Management of civilian radioactive waste has posed difficult issues for Congress since the beginning of the nuclear power industry in the 1950s. Federal policy is based on the premise that nuclear waste can be disposed of safely, but proposed storage and disposal facilities have frequently been challenged on safety, health, and environmental grounds. Although civilian radioactive waste encompasses a wide range of materials, most of the current debate focuses on highly radioactive spent fuel from nuclear power plants.
The Nuclear Waste Policy Act of 1982 (NWPA) calls for disposal of spent nuclear fuel in a deep geologic repository. NWPA established the Office of Civilian Radioactive Waste Management (OCRWM) in the Department of Energy (DOE) to develop such a repository, which would be licensed by the Nuclear Regulatory Commission (NRC). The program’s civilian costs were required to be covered by a fee on nuclear-generated electricity, paid into the Nuclear Waste Fund. Amendments to NWPA in 1987 restricted DOE’s repository site studies to Yucca Mountain in Nevada.
DOE submitted a license application for the proposed Yucca Mountain repository to NRC on June 3, 2008. The NRC license must be based on radiation exposure standards set by the Environmental Protection Agency (EPA), which issued revised standards September 30, 2008. The state of Nevada strongly opposes the Yucca Mountain project, disputing DOE’s analysis that the repository would meet EPA’s standards. Risks cited by repository opponents include excessive water infiltration, earthquakes, volcanoes, and human intrusion.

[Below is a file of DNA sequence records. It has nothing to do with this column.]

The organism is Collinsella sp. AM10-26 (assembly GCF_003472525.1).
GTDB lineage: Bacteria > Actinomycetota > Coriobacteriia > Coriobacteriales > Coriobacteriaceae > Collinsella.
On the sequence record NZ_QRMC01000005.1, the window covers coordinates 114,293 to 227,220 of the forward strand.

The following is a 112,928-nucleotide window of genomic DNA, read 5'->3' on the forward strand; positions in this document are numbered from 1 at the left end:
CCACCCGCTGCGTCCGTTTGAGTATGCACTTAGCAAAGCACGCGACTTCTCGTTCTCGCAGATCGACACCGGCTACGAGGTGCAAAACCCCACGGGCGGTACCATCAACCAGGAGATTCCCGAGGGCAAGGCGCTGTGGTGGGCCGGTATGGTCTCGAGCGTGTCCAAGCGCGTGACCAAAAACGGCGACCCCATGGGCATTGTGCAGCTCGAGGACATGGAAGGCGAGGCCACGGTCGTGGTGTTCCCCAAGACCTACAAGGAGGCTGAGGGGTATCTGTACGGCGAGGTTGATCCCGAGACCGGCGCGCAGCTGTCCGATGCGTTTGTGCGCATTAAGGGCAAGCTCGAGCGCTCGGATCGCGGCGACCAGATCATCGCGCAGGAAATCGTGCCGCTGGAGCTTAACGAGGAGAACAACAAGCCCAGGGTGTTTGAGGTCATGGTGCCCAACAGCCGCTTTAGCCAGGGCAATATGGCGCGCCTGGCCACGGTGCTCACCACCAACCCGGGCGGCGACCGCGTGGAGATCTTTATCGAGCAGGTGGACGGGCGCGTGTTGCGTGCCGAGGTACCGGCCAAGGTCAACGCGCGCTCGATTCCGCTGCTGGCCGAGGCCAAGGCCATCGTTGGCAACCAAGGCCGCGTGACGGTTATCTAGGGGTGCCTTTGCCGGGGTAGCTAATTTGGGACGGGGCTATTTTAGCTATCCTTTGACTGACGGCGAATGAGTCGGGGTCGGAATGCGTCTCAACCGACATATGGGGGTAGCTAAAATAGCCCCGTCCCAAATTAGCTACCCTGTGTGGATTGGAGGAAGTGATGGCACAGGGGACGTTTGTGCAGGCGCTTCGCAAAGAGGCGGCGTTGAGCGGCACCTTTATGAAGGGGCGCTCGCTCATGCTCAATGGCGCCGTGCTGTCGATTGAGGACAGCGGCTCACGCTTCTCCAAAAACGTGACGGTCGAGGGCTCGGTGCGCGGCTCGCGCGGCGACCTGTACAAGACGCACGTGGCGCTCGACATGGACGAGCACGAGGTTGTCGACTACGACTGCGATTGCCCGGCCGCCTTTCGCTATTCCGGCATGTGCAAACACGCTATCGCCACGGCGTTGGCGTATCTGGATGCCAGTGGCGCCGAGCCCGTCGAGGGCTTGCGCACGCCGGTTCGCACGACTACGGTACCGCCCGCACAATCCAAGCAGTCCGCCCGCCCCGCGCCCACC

The Obama Administration “has determined that developing the Yucca Mountain repository is not a workable option and the Nation needs a different solution for nuclear waste disposal,” according to the DOE FY2011 budget justification. As a result, no funding for Yucca Mountain or OCRWM was requested or provided for FY2011. DOE filed a motion with NRC to withdraw the Yucca Mountain license application on March 3, 2010. DOE’s withdrawal motion has prompted legal challenges from states that have defense-related and civilian waste awaiting permanent disposal. An NRC licensing board denied DOE’s withdrawal motion on June 29, 2010, a decision that is under review by the NRC commissioners.
Alternatives to Yucca Mountain are being evaluated by the Blue Ribbon Commission on America’s Nuclear Future. The Commission’s draft report, released July 29, 2011, called for a new, “single-purpose organization” to be established to “expeditiously” develop one or more nuclear waste repositories with an “assured” source of funding. The draft recommendations also urged that the roles of various levels of government in siting and regulating nuclear waste facilities be established through negotiations, that one or more “consolidated interim storage facilities” be developed, and that long-term research, development, and demonstration be conducted on technologies that could provide waste disposal benefits.
For FY2012, the Administration again requested no funding for the Yucca Mountain project, but the House provided $25 million to DOE and $20 million to NRC to continue the Yucca Mountain licensing process in the FY2012 energy and water development appropriations bill (H.R. 2354). The House bill specifies that the funds may not be used for closing out licensing activities unless the NRC commissioners accept DOE’s license withdrawal motion, “or for actions that irrevocably remove the possibility that Yucca Mountain may be a repository option in the future.” .
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